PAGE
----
A WORKER has paid the price after finding out he could not have his cake and eat it.
After working for just one week at a Leamington cake company’s warehouse, Ryan Hiley simply stopped turning up – but continued claiming his wages.
And Warwick Crown Court heard the lax system at the warehouse enabled him to pick up pay packets for almost two years before he was caught.
The 29-year-old, of Bourton Drive, Whitnash, was jailed for two years after pleading guilty to fraudulently obtaining a total of £33,500.
Prosecutor Alex Warren said Hiley was registered with the Staffline employment agency.
Through the agency he began working in the warehouse of the Senoble food company, formerly Elisabeth the Chef, on the Sydenham Industrial Estate in April 2012.
But at the end of April this year the company received an anonymous email which led to them carrying out an internal investigation into the hours worked and claimed by him.
CCTV record checks and speaking to other employees revealed he had not been working.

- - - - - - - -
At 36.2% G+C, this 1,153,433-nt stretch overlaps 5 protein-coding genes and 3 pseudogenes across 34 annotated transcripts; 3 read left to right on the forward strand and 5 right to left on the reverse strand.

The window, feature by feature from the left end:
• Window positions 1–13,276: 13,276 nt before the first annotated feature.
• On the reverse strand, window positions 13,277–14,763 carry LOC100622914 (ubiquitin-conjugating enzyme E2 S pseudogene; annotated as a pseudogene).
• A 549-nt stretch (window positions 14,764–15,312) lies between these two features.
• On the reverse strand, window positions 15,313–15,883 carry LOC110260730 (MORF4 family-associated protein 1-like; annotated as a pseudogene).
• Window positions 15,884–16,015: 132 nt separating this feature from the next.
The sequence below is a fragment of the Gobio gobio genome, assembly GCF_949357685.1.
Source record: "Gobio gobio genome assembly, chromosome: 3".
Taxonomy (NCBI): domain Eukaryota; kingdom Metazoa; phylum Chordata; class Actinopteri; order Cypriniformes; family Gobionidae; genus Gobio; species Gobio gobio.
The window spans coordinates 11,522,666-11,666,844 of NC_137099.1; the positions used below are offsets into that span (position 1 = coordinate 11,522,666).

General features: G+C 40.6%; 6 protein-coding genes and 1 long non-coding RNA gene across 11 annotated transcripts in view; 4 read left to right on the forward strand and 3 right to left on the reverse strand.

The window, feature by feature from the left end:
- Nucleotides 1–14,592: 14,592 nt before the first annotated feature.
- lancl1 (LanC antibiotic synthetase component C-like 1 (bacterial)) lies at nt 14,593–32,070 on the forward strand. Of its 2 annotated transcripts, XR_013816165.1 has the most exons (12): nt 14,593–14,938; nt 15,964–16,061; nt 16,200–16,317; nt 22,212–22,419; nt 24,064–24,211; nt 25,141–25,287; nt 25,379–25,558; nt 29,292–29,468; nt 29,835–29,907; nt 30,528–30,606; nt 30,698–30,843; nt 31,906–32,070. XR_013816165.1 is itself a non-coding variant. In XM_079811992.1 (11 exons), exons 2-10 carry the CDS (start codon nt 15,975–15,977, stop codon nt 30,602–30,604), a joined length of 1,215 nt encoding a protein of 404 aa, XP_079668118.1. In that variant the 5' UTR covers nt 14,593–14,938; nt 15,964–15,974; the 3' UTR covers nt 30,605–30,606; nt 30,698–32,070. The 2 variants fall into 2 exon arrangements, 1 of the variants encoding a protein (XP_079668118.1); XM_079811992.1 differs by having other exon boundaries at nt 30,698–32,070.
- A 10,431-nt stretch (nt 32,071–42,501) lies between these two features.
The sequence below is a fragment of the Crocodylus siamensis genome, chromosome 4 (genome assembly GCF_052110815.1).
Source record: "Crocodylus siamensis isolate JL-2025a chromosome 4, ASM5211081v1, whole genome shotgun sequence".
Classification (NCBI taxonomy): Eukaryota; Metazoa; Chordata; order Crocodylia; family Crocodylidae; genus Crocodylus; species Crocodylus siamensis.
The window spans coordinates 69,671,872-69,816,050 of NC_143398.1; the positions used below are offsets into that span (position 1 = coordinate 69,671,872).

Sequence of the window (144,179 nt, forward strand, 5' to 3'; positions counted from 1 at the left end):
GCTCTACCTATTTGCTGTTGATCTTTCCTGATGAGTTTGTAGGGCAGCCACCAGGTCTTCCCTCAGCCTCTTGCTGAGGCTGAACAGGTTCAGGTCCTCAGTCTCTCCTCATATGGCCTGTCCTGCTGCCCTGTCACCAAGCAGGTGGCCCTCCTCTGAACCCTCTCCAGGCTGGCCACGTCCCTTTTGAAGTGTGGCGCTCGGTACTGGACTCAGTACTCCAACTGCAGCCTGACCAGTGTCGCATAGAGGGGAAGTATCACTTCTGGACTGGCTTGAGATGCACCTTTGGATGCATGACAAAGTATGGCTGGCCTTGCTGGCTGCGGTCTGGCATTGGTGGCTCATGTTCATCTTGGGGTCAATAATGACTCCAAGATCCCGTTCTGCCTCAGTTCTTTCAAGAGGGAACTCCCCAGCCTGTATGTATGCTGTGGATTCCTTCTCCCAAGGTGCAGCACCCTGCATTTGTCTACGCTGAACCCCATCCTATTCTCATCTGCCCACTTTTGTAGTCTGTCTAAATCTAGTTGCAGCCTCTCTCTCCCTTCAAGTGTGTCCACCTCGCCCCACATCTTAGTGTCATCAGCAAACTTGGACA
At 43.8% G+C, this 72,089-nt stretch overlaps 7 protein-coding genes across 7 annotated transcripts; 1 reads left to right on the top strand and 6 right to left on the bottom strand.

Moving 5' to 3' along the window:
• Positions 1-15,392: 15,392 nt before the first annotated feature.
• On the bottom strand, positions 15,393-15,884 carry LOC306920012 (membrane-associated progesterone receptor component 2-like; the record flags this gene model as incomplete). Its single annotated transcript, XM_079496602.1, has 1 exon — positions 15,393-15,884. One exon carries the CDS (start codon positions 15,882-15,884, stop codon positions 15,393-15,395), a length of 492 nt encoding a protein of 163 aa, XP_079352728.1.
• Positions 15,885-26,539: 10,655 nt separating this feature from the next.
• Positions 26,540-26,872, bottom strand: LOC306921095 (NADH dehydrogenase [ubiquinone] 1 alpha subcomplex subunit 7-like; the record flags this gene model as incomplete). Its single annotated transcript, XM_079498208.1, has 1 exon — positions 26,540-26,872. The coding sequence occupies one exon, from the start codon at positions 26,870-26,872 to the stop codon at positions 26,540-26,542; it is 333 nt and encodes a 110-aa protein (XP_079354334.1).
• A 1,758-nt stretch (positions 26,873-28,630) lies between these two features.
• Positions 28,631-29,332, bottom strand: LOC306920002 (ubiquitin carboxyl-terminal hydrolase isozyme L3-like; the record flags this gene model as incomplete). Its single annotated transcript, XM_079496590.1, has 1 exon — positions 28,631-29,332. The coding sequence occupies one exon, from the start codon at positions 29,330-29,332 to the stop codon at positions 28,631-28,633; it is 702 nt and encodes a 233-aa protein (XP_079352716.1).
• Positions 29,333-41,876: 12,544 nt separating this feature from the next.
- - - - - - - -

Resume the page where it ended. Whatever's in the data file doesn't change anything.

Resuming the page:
Mr Warren explained Hiley was one of a number of people employed to do the same work at the warehouse.
Each week he would contact the agency to tell them how many hours he had worked, and the agency then claimed that from Senoble, where it was ‘obvious the systems were slack.’
Over the two years Hiley had been paid £33,500 to which he was not entitled, but fees paid to the agency took Senoble’s loss up to a total of £45,000.
The court heard Hiley had previous convictions, and at the time his frauds began he was subject to a nine-month suspended prison sentence for wounding.
Judge Sylvia de Bertodano made a ruling under the Proceeds of Crime Act that Hiley’s benefit was £33,500 and his only asset was the £760 value of his car.
He was ordered to pay that amount within three months or face a further 28 days in jail.
Nicholas Aldridge, defending, explained the arrangement was that each week Hiley would tell the agency the hours he had worked, and based on that they would submit an invoice to the company.
“In his first month he had one or two days off and saw that he still got a full pay packet.
“Unfortunately he took the decision, when he skipped work after a month, to continue telling the agency he had done a complete week, and he continued to get paid £350 to £380 a week.
“It’s surprising it took two years for anyone to realise he was not going in. When he was seen by the police he made full admissions.”
Over the two years he was also working as a mechanic at times, said Mr Aldridge, adding that Hiley, who has two children aged 11 and five, was simply using the money for his day-to-day living costs.